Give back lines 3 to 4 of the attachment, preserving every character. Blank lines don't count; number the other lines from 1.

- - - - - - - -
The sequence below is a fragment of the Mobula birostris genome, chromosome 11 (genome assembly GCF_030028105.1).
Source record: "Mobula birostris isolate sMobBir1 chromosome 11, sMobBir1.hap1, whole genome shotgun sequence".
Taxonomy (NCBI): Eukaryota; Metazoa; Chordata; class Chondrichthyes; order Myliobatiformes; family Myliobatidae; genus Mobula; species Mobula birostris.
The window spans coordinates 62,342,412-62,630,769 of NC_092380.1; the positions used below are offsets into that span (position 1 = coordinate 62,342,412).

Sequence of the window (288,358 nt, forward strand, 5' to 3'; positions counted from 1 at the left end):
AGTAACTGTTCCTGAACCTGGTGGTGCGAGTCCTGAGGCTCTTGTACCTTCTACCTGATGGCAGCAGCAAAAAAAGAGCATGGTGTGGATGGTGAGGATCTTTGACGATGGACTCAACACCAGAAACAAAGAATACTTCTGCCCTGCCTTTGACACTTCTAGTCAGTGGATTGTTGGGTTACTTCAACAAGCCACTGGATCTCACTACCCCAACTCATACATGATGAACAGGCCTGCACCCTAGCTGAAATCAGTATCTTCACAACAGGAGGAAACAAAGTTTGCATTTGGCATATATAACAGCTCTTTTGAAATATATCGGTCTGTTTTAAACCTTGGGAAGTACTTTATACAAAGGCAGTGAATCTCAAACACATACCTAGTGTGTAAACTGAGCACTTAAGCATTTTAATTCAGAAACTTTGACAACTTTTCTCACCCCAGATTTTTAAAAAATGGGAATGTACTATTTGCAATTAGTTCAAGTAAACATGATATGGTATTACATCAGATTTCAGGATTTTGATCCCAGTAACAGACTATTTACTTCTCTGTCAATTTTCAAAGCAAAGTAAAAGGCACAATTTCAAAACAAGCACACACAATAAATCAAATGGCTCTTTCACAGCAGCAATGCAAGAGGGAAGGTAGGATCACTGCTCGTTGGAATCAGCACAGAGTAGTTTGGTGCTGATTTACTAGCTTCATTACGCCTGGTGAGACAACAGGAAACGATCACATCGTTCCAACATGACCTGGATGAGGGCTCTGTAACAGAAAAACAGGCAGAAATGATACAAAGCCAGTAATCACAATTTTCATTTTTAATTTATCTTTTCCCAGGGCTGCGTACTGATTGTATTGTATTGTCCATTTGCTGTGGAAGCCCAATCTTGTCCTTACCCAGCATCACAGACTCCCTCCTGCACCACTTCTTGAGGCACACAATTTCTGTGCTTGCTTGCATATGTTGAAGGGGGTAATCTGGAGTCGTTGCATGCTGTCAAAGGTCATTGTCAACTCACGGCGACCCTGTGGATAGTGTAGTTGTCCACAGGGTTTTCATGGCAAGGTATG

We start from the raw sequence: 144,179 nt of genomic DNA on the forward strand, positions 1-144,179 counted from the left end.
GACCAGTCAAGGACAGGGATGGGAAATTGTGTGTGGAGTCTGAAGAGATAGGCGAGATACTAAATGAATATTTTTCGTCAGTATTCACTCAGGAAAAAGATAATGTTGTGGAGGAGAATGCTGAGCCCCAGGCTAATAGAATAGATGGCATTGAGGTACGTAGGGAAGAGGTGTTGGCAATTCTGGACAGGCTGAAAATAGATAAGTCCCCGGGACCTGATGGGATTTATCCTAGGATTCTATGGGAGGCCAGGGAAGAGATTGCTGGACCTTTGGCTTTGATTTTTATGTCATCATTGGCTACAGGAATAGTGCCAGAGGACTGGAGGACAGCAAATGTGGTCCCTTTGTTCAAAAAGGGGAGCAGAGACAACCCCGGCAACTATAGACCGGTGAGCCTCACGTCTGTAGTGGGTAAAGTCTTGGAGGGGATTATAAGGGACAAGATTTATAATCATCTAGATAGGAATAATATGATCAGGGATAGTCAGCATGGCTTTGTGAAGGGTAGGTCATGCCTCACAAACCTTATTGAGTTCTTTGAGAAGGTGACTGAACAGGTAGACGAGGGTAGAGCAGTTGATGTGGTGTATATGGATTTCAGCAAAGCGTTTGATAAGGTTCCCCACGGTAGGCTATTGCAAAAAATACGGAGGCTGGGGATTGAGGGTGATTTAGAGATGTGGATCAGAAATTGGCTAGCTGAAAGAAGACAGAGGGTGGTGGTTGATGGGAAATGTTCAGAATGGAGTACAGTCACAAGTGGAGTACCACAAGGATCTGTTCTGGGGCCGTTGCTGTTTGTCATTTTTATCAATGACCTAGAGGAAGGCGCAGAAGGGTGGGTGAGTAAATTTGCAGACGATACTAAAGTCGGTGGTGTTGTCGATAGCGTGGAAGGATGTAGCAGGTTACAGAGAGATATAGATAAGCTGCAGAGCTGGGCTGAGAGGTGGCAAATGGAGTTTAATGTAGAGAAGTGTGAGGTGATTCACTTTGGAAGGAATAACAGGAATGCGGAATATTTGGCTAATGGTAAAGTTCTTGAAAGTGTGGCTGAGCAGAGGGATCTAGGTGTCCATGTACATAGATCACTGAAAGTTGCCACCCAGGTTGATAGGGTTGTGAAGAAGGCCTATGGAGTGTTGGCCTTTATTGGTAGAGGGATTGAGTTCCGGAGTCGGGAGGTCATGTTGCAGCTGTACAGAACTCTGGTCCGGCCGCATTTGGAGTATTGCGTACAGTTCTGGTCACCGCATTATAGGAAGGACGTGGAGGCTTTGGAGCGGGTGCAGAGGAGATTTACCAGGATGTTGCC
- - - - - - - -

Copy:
Taxonomy (NCBI): Eukaryota; Metazoa; Chordata; class Chondrichthyes; order Myliobatiformes; family Myliobatidae; genus Mobula; species Mobula birostris.
The window spans coordinates 62,342,412-62,630,769 of NC_092380.1; the positions used below are offsets into that span (position 1 = coordinate 62,342,412).